I hear lots of complaints about this perceived disregard for church culture. “Back in my day,” I’ve heard, “no business would dare open on Sunday. Little League ball games on Sunday? Not a chance.”

The thing is, though, businesses don’t open if they don’t make money. And they can only profit if they have customers. Same goes for kids’ ball games. You know why games are held on Sundays? Because children and their fee-paying parents participate on Sundays, that’s why. Plain and simple.

Parents tell me, “You would not believe how much homework little Johnny has on Wednesday nights. He couldn’t come to church tonight because he had too much work for school.” That sounds exactly like parents have no choice, doesn’t it? I mean, the kid has to do their homework, right? OK, but just to be clear, when we had essentially no other choice, we went to church; now, when we have a conflict, church is absentmindedly kicked to the curb.

Me, I think it is good that now we have to make a choice. It is harder, yes, but that’s not a bad thing. In fact, usually the more difficult a task or decision, the more valuable it is or will become. Gone are the days when we can just follow the masses to church without ever actually following God’s Son, Jesus Christ. But isn’t that good? Isn’t it better that we must choose how to spend our time and energy now? Isn’t it better that we make conscious choices to turn towards Jesus and away from other distractions?

So how about this: how about we stop wringing our hands about the things of the past that we can’t bring forward to our present day? Why don’t we step up to the challenge and choose church, choose Christ? If we do, I’m pretty sure that’s one choice we’ll never regret.

Originally published at baptistnews.com. Baptist News Global is one of my favorite sources of news and information related to faith. Really. You should check it out. Societal norms no longer bow to church. So what? – Baptist News Global

ncbwim, bwimnc

Teenaged girl’s ministry becomes Baptist woman’s call – Baptist News Global

Nothing in the program guide suggested I might slip through a time portal during worship. I’m sure of it; I would have noticed.

Want to know how this time travel played out? Click for the full story.

Source: Teenaged girl’s ministry becomes Baptist woman’s call – Baptist News Global

bwimnc

Anna Daniels Anderson, 20th century version.
(2nd from the left, top row)

bwimnc

Anna's daughter, Rev. Leah Anderson Reed

following christ bearing fruit

Following Christ: Bearing Fruit

My pastor and his wife have been in Ireland for the past couple of Sundays and so, while I'm not usually the one delivering the message, I have been the last two weeks and will be again this coming Sunday. I love to preach and am so grateful to be in a church that welcomes different voices in the pulpit. But this week . . . With the incidents in the US this week, I felt overwhelmed by the prospect of proclaiming the Gospel in the midst of this national crisis.
Yet, I am glad to be fully aware of my inadequacy, to be reminded that Christ's strength is made perfect in my weakness. Thus, leaning into that promise, I approached the task of proclamation, beginning with the morning prayer (below). I preached from Colossians 1:1-14. You can find the audio of the message here, or you may download it using the link below.

imageLoving God, Holy Lord: you are our strength and our shield. You are the God of Mercy, the God of Peace.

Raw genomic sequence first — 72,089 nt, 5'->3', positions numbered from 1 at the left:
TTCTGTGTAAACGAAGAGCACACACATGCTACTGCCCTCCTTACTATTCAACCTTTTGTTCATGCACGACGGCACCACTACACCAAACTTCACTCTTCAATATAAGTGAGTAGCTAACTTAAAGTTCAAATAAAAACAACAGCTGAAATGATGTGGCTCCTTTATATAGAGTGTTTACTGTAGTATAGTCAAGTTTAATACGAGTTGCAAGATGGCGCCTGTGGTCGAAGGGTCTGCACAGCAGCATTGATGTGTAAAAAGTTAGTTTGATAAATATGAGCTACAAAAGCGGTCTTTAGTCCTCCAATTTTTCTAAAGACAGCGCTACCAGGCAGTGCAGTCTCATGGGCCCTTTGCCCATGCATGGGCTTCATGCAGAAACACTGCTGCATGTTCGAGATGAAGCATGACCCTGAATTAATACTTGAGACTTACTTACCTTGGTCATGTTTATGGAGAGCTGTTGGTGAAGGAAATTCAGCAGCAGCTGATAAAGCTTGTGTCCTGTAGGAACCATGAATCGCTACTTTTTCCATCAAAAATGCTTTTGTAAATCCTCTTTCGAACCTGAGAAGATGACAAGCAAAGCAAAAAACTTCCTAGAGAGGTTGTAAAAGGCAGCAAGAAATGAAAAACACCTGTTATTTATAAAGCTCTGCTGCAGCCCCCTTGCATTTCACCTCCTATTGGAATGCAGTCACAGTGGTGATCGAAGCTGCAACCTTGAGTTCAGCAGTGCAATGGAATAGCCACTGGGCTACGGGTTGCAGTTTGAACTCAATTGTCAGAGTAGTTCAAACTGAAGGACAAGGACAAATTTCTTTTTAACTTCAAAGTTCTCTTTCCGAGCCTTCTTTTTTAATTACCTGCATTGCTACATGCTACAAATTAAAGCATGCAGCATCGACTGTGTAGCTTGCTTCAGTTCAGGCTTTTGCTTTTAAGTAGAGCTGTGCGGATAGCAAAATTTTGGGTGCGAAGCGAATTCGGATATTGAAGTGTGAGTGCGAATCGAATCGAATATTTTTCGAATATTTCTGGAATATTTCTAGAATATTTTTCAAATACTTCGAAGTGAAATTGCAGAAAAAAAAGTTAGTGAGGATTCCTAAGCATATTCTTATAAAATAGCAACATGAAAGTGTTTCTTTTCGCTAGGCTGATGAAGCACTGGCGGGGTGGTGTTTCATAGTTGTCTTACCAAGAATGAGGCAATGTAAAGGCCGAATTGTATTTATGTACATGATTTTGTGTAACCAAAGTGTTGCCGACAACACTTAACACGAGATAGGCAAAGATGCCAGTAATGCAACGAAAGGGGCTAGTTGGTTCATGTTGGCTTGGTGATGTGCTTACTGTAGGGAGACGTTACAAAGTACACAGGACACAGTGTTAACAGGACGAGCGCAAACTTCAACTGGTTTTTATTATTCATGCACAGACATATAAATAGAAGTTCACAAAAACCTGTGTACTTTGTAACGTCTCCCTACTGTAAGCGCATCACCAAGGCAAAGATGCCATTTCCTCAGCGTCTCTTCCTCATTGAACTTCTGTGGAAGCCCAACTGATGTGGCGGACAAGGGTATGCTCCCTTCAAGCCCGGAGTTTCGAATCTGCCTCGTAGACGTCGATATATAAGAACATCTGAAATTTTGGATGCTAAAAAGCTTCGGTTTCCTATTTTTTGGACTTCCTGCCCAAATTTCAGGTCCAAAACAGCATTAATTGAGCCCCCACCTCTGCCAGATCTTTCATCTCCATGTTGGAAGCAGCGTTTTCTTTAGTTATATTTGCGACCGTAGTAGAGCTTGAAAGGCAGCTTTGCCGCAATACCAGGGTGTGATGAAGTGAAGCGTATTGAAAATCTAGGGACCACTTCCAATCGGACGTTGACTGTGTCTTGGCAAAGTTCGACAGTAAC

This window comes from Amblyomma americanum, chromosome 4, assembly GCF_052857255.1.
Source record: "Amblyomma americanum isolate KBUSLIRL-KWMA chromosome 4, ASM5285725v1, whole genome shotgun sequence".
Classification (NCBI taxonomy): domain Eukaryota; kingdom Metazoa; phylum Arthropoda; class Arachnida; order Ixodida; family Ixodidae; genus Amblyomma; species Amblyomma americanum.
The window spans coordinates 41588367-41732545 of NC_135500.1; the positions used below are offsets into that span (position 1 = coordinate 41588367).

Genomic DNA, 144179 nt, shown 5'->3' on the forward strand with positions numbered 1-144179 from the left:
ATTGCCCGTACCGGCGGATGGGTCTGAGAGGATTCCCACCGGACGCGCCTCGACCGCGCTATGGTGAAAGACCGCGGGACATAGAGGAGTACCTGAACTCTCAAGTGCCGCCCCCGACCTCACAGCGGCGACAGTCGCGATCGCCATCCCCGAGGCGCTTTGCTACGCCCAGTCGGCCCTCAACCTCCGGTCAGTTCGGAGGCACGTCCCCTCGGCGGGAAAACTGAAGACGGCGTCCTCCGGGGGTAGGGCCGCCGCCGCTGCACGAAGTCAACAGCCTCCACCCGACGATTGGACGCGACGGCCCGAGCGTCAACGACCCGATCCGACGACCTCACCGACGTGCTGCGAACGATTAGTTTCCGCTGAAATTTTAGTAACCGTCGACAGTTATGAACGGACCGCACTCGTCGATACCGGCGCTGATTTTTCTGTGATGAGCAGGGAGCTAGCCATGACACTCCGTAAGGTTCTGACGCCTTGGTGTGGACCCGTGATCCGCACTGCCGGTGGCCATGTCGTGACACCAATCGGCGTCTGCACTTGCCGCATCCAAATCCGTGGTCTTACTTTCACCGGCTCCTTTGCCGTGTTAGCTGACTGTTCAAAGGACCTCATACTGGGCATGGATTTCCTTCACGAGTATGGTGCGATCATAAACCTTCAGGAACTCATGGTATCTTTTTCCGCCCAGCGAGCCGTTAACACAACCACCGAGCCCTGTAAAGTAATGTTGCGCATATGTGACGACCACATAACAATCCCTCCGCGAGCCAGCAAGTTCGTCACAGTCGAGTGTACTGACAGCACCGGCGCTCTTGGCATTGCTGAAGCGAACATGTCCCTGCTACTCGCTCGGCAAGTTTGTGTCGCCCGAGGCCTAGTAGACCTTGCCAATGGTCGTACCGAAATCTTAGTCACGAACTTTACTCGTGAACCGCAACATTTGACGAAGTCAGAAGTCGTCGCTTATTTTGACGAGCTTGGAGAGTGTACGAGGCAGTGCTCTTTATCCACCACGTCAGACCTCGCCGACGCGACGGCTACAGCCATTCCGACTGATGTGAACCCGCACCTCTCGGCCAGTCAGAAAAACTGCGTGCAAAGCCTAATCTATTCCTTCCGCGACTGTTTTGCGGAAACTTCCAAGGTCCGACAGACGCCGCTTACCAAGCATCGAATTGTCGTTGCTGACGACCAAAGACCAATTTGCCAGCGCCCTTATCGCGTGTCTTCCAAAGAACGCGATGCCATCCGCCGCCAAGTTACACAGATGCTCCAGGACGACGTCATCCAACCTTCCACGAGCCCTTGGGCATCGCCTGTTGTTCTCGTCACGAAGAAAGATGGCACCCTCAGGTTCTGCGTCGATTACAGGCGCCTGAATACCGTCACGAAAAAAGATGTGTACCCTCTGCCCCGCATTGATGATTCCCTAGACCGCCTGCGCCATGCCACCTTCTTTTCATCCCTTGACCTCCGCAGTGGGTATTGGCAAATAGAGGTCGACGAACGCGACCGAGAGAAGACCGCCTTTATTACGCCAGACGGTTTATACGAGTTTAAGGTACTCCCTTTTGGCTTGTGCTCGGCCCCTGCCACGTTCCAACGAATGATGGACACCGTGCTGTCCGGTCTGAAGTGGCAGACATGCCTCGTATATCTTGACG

We ask Lord that in this place and at this moment, Oh God, let your Kingdom come; let your will be done. So that right now on earth, we will experience blessed peace, divine mercy, and Kingdom justice.

Lord we ask that you will remind us from whom our help comes. Remind us that you are the source of all provision.

And forgive us.

  • Forgive us when we fail to recognize our own sins, so attentive are we to the sins of others.
  • Forgive us for failing to hide ourselves in you, so intent are we to step out with false pride in our own humanness.
  • Forgive us for relying only on ourselves: idolizing our own strengths and cursing our weaknesses.
  • Forgive us when we slip into these godless behaviors and forget that only you are holy.

We ask, Lord God, that you would guide us through the temptations of our lives.

  • The temptation of our chosen addictions: substances, attitudes, or actions.
  • The temptation to over-simplify complex issues.
  • The temptation to offer quick fixes and consider ourselves blameless.

Deliver us Lord, from our selfishness, from our knee-jerk reactions, from our mindless pursuits.

Remind us once again that we are called, through your infinite love and unyielding grace:

  • We are called to be your people.
  • We are called to be one people—one unified Body of Christ
  • We are called to do justice, love kindness, and walk humbly with you.
  • We are called to love our neighbors as ourselves.
  • We are called to love you with our whole hearts.

Bring us into this moment unfettered by our own egos.

  • Still the voices in our heads that cry out for attention.
  • Voices that say, “Make sure you do this, and don’t forget that.”
  • Voices that say, “What’s in this for me?” or “This is a waste of my time.”
  • Voices that say, “I’m not worthy,” or “I don’t belong.”

Instead,

Make us instruments of your peace.
Where there is hatred, let us sow love;
Where there is injury, pardon;
Where there is doubt, faith;
Where there is despair, hope;
Where there is darkness, light;
Where there is sadness, joy.

O divine Master, grant that we may not so much seek
To be consoled as to console,
To be understood as to understand,
To be loved as to love;
For it is in giving that we receive;
It is in pardoning that we are pardoned;
It is in dying to self that we are born to eternal life.*

Lord, in your Mercy, Hear our Prayer.

In the Name of the Father, and of the Son, and of the Holy Spirit, Amen.

Below, find the audio of Following Christ: Bearing Fruit, delivered at First Baptist Church of Weaverville, NC, July 10, 2016.

*Prayer of St. Francis
baptist woman in ministry

June BNG Column: An Anomaly in the Pulpit

Women in ministryEach month, I write a column for the Baptist News Global. This month, I wrote about a growing group of preachers who are unfamiliar to many Baptists. To read the column, click here. Then hang around over there at baptistnews.com for great articles on issues that really matter.

Woman in the Pulpit

I preach from time to time at First Baptist Church of Weaverville. Here are my most recent sermons.

December 6, 2015, "Let There Be Peace," Luke 3:1-6, Psalm 126.

 

October 11, 2015, "From Affliction to Proclamation," Hebrews 4:12-16, Psalm 22:1-15.